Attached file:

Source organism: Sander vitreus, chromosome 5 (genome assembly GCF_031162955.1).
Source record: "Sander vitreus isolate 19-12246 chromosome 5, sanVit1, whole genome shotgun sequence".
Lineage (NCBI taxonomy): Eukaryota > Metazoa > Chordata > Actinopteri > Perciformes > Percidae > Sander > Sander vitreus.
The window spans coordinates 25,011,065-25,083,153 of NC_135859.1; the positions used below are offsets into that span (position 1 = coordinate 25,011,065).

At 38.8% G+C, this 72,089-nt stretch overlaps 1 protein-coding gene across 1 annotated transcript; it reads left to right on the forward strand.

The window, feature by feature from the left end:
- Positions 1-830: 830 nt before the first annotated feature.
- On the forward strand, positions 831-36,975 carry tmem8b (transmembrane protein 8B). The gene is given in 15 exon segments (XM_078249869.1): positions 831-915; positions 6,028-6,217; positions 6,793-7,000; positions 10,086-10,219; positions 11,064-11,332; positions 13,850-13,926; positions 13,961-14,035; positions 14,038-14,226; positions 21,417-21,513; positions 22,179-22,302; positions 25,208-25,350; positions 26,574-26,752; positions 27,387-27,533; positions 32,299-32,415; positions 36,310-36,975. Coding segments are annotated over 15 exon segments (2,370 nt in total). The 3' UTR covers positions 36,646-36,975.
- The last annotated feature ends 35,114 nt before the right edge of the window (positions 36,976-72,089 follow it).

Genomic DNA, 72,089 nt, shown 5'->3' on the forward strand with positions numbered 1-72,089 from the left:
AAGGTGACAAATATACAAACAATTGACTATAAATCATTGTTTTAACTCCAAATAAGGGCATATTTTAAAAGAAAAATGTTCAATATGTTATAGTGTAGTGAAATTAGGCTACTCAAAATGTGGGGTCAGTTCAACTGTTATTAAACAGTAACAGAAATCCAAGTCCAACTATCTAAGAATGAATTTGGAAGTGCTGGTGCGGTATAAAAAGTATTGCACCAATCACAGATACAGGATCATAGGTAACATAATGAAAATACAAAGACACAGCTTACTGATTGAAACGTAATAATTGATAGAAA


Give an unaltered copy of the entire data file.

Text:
Source organism: Sander vitreus, chromosome 5 (genome assembly GCF_031162955.1).
Source record: "Sander vitreus isolate 19-12246 chromosome 5, sanVit1, whole genome shotgun sequence".
Lineage (NCBI taxonomy): Eukaryota > Metazoa > Chordata > Actinopteri > Perciformes > Percidae > Sander > Sander vitreus.
The window spans coordinates 25,011,065-25,083,153 of NC_135859.1; the positions used below are offsets into that span (position 1 = coordinate 25,011,065).

At 38.8% G+C, this 72,089-nt stretch overlaps 1 protein-coding gene across 1 annotated transcript; it reads left to right on the forward strand.

The window, feature by feature from the left end:
- Positions 1-830: 830 nt before the first annotated feature.
- On the forward strand, positions 831-36,975 carry tmem8b (transmembrane protein 8B). The gene is given in 15 exon segments (XM_078249869.1): positions 831-915; positions 6,028-6,217; positions 6,793-7,000; positions 10,086-10,219; positions 11,064-11,332; positions 13,850-13,926; positions 13,961-14,035; positions 14,038-14,226; positions 21,417-21,513; positions 22,179-22,302; positions 25,208-25,350; positions 26,574-26,752; positions 27,387-27,533; positions 32,299-32,415; positions 36,310-36,975. Coding segments are annotated over 15 exon segments (2,370 nt in total). The 3' UTR covers positions 36,646-36,975.
- The last annotated feature ends 35,114 nt before the right edge of the window (positions 36,976-72,089 follow it).

Genomic DNA, 72,089 nt, shown 5'->3' on the forward strand with positions numbered 1-72,089 from the left:
AAGGTGACAAATATACAAACAATTGACTATAAATCATTGTTTTAACTCCAAATAAGGGCATATTTTAAAAGAAAAATGTTCAATATGTTATAGTGTAGTGAAATTAGGCTACTCAAAATGTGGGGTCAGTTCAACTGTTATTAAACAGTAACAGAAATCCAAGTCCAACTATCTAAGAATGAATTTGGAAGTGCTGGTGCGGTATAAAAAGTATTGCACCAATCACAGATACAGGATCATAGGTAACATAATGAAAATACAAAGACACAGCTTACTGATTGAAACGTAATAATTGATAGAAA